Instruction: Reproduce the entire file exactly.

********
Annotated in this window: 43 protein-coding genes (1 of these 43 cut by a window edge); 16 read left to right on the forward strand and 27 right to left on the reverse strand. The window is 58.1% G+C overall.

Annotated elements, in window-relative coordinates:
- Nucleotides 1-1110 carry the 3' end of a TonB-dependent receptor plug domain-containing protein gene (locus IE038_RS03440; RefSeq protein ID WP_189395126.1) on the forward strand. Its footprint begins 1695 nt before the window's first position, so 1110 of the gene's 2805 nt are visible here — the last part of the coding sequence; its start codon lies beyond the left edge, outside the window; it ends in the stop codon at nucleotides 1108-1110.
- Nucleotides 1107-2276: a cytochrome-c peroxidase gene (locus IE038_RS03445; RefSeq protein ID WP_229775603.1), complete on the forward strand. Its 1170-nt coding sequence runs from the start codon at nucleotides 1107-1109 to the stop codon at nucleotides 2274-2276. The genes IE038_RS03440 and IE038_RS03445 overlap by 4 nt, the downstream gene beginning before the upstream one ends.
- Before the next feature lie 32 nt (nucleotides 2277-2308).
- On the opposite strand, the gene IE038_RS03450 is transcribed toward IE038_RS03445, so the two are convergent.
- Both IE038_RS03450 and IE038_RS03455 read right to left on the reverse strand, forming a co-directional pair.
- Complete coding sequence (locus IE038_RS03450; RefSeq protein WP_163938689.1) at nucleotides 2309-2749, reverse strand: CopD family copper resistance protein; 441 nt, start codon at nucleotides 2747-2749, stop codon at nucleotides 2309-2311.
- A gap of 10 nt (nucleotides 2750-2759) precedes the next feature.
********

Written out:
Annotated in this window: 43 protein-coding genes (1 of these 43 cut by a window edge); 16 read left to right on the forward strand and 27 right to left on the reverse strand. The window is 58.1% G+C overall.

Annotated elements, in window-relative coordinates:
- Nucleotides 1-1110 carry the 3' end of a TonB-dependent receptor plug domain-containing protein gene (locus IE038_RS03440; RefSeq protein ID WP_189395126.1) on the forward strand. Its footprint begins 1695 nt before the window's first position, so 1110 of the gene's 2805 nt are visible here — the last part of the coding sequence; its start codon lies beyond the left edge, outside the window; it ends in the stop codon at nucleotides 1108-1110.
- Nucleotides 1107-2276: a cytochrome-c peroxidase gene (locus IE038_RS03445; RefSeq protein ID WP_229775603.1), complete on the forward strand. Its 1170-nt coding sequence runs from the start codon at nucleotides 1107-1109 to the stop codon at nucleotides 2274-2276. The genes IE038_RS03440 and IE038_RS03445 overlap by 4 nt, the downstream gene beginning before the upstream one ends.
- Before the next feature lie 32 nt (nucleotides 2277-2308).
- On the opposite strand, the gene IE038_RS03450 is transcribed toward IE038_RS03445, so the two are convergent.
- Both IE038_RS03450 and IE038_RS03455 read right to left on the reverse strand, forming a co-directional pair.
- Complete coding sequence (locus IE038_RS03450; RefSeq protein WP_163938689.1) at nucleotides 2309-2749, reverse strand: CopD family copper resistance protein; 441 nt, start codon at nucleotides 2747-2749, stop codon at nucleotides 2309-2311.
- A gap of 10 nt (nucleotides 2750-2759) precedes the next feature.